Bhakti Yoga – the yoga of love & devotion – The 4 Path of Yoga: part 5/5
Part 5 in our 5-part series on the Paths of Yoga
Yoga has been explained as an integration and harmony between thought, word and deed, or head, heart and hand. Through the practices of yoga, one develops an awareness of the interrelation between the emotional, mental and physical – an imbalance in one affects the others.
Bhakti, referred to as the yoga of love, devotion and service, is thought to be an important aspect of a spiritual path. This form of yoga helps us to tune into the love that already exists around us and to become aware of the divinity that is within everything and everyone. Bhakti is not what we have or do, but rather an expression of life or an art of living.
WHAT IS BHAKTI?
The term Bhakti originates from the Sanskrit word “Bhaj” which means love, attachment, faith, devotion, prayer.
While Hatha yoga requires a strong, flexible body, Raja yoga involves a disciplined, concentrated mind, and Jnana yoga necessitates keen intellect, the only prerequisite for Bhakti yoga is an open, loving heart. This path both complements the other paths of yoga and focuses cultivating love for whatever form of divinity you resonate with. This could be a God, a Guru, an aspect of nature or the larger concept of the universe or you can also choose not to focus on a particular form.
PHILOSOPHY IN THE MODERN WORLD
Swami Niranjanananda Saraswati, refers to seva, ‘selfless service to others’, and prem, ‘unconditional love’ as the two interactions that form the foundation of Bhakti in his book, Bhakti Sadhana.
Seva is when our feelings are intertwined with others, and we focus our efforts to help achieve their happiness and upliftment. When our heart is open, we can experience a true sense of connection, empathy, affinity and oneness with all, that is prem. This is the ultimate expression of Bhakti yoga.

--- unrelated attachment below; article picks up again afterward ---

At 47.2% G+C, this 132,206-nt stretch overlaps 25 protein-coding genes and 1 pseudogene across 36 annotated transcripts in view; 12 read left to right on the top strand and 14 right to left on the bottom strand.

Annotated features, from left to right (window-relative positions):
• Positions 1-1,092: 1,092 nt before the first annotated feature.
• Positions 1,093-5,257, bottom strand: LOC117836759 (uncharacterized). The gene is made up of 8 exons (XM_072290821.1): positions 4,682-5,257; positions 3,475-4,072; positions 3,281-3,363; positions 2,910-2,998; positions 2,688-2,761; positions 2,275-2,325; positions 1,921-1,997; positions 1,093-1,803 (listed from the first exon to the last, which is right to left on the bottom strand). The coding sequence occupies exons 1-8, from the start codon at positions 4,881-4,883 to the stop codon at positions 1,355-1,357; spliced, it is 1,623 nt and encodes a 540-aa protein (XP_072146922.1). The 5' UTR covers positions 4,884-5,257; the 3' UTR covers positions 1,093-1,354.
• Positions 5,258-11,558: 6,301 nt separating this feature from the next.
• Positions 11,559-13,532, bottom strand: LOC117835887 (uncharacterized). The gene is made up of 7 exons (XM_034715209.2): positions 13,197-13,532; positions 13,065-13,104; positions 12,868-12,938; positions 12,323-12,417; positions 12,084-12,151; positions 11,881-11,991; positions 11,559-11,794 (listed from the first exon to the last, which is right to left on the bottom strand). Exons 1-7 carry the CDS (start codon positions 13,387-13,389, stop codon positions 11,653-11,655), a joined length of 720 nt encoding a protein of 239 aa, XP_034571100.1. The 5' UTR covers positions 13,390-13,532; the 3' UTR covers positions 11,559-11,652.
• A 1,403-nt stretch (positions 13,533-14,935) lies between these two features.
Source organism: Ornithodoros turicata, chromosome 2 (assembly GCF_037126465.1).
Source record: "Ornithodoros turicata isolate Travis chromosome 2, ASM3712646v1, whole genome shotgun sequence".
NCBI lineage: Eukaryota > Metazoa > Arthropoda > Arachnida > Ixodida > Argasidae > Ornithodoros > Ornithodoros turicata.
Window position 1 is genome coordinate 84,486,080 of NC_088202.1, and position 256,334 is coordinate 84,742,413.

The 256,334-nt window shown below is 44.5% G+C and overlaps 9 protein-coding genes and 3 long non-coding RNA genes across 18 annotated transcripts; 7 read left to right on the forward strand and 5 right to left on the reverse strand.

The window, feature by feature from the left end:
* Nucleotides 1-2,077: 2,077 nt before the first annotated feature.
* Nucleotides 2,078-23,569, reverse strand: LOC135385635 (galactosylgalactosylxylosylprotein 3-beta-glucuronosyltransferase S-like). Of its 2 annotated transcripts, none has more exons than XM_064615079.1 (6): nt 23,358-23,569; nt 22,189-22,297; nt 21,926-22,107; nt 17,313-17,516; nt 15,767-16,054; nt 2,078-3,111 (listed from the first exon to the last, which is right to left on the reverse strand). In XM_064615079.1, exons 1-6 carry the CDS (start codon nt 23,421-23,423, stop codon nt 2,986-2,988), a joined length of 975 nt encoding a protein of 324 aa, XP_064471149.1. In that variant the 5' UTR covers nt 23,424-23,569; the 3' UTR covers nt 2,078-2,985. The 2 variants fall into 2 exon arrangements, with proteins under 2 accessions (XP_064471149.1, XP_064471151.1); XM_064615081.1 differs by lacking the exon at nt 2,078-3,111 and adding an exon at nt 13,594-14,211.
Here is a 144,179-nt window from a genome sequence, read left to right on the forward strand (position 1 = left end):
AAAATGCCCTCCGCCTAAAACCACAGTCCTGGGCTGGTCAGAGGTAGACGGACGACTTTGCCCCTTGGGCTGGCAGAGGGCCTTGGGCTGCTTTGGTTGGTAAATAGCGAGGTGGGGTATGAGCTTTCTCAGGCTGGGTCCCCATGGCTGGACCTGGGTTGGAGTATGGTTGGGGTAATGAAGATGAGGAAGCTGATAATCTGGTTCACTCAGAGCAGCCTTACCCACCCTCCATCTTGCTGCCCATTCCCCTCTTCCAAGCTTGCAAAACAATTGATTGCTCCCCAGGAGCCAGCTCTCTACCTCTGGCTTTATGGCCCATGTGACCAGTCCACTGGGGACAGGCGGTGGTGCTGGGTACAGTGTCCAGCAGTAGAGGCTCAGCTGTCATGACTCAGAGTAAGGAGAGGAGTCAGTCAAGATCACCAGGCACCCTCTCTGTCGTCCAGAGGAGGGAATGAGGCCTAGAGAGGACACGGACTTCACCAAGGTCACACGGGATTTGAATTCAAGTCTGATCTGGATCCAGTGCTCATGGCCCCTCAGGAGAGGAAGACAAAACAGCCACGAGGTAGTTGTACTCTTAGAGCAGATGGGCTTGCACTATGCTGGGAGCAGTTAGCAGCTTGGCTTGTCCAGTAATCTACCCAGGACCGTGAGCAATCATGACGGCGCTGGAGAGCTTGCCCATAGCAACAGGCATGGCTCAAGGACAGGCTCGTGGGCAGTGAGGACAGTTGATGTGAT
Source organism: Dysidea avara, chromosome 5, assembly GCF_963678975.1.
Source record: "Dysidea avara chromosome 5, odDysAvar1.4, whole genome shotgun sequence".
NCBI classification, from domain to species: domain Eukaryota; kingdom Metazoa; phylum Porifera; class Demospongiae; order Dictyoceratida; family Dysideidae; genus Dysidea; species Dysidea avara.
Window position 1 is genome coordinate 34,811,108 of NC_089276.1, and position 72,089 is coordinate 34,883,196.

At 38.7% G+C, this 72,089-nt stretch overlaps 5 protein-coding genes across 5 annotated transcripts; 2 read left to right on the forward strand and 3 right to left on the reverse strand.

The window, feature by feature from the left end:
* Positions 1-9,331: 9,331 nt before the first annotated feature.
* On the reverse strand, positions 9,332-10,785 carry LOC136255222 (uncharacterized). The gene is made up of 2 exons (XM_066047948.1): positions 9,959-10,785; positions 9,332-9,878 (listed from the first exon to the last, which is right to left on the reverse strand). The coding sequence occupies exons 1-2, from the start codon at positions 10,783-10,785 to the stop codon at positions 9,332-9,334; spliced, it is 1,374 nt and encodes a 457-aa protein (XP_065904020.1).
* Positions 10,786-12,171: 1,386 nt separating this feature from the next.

WHAT DOES A BHAKTI YOGA PRACTICE LOOK LIKE?
The aim of Bhakti yoga is to help us manage our negative emotions by softening our ego. It lifts and lightens our mood to allow us to release our internal built-up pressures, thus preventing emotional outbursts. It counteracts the rumblings of an agitated mind, instead channelling that energy towards experiencing our inner, pure nature.
There are many accessible and powerful ways to practice such as:
• Hearing, reading, contemplating sacred texts and reflections on universal truths or teachings of spiritual masters.
• Attending a kirtan and chanting mantras to help connect to the moment through sound.
• Performing service as an offering to the world around us without expectation of a reward.
• Practicing gratitude as a self-reminder of the presence of goodness in all beings.
• Japa meditation or mantra meditation, which uses repetition of a word or phrase to focus the mind and encourage feelings of joy and compassion.
• Silent or spoken prayer and devotional service lead to greater heart opening and connection to source.
• Spending time in nature to bask in the miracle of all living things.
Dedicating some time to incorporate these practices can help finetune our ability to differentiate between experiences of temporary gratification and actual long-lasting happiness.
TRANSFORMATION THROUGH LOVE
When we imbue our actions with an attitude of compassion, reverence and devotion, some of the perks Bhakti yoga practice include:
• Relief from stress and worry. By cultivating calmness, peace and love, our problems can begin to melt away. Research* shows that this type of practice can help in stressful situations and relieve anxiety.
• A sense of love and gratitude. To truly receive love, we must find it within. Through Bhakti, we can work to learn how it feels to be deeply loved and practice loving in return.
• Feelings of bliss. Bhakti yoga’s practice of love, devotion and interconnectedness to all things may help one feel truly free and be able to more fully experience the beauty and love of the moment.
LEAD WITH YOUR HEART
The unique paths of yoga help us find peace, happiness and success in our lives. By practicing Bhakti yoga, we fill ourselves with positive emotions and then express the uplifting attributes of our nature through thoughts, behaviour and interactions. This harmony of head, heart and hands results in a feeling of fulfilment, first within us and then with all creation.